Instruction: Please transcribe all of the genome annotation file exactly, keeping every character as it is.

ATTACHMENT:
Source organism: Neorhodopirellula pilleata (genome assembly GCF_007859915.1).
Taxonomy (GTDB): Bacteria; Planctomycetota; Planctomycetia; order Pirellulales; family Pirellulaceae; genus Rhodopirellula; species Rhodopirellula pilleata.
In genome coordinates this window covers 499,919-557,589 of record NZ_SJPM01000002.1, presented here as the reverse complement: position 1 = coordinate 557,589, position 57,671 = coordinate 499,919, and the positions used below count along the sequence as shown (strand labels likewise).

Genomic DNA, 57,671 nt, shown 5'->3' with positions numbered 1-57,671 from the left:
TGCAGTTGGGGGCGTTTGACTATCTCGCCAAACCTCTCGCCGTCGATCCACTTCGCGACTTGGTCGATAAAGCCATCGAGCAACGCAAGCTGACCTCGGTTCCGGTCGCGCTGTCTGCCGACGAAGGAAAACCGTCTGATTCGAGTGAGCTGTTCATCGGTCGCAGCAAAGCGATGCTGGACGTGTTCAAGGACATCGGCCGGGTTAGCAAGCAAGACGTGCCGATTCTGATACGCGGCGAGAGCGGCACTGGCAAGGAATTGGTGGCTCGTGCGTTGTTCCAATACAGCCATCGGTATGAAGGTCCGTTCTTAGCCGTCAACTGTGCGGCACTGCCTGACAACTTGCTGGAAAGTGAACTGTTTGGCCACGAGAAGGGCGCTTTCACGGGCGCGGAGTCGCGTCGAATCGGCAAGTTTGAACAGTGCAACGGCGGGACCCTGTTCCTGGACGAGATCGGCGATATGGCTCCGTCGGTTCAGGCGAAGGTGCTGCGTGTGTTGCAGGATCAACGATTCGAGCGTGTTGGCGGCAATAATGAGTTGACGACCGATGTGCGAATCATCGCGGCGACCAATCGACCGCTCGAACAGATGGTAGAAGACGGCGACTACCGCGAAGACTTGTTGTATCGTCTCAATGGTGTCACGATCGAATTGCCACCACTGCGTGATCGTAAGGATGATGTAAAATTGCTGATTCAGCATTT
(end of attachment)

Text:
Source organism: Neorhodopirellula pilleata (genome assembly GCF_007859915.1).
Taxonomy (GTDB): Bacteria; Planctomycetota; Planctomycetia; order Pirellulales; family Pirellulaceae; genus Rhodopirellula; species Rhodopirellula pilleata.
In genome coordinates this window covers 499,919-557,589 of record NZ_SJPM01000002.1, presented here as the reverse complement: position 1 = coordinate 557,589, position 57,671 = coordinate 499,919, and the positions used below count along the sequence as shown (strand labels likewise).

Genomic DNA, 57,671 nt, shown 5'->3' with positions numbered 1-57,671 from the left:
TGCAGTTGGGGGCGTTTGACTATCTCGCCAAACCTCTCGCCGTCGATCCACTTCGCGACTTGGTCGATAAAGCCATCGAGCAACGCAAGCTGACCTCGGTTCCGGTCGCGCTGTCTGCCGACGAAGGAAAACCGTCTGATTCGAGTGAGCTGTTCATCGGTCGCAGCAAAGCGATGCTGGACGTGTTCAAGGACATCGGCCGGGTTAGCAAGCAAGACGTGCCGATTCTGATACGCGGCGAGAGCGGCACTGGCAAGGAATTGGTGGCTCGTGCGTTGTTCCAATACAGCCATCGGTATGAAGGTCCGTTCTTAGCCGTCAACTGTGCGGCACTGCCTGACAACTTGCTGGAAAGTGAACTGTTTGGCCACGAGAAGGGCGCTTTCACGGGCGCGGAGTCGCGTCGAATCGGCAAGTTTGAACAGTGCAACGGCGGGACCCTGTTCCTGGACGAGATCGGCGATATGGCTCCGTCGGTTCAGGCGAAGGTGCTGCGTGTGTTGCAGGATCAACGATTCGAGCGTGTTGGCGGCAATAATGAGTTGACGACCGATGTGCGAATCATCGCGGCGACCAATCGACCGCTCGAACAGATGGTAGAAGACGGCGACTACCGCGAAGACTTGTTGTATCGTCTCAATGGTGTCACGATCGAATTGCCACCACTGCGTGATCGTAAGGATGATGTAAAATTGCTGATTCAGCATTT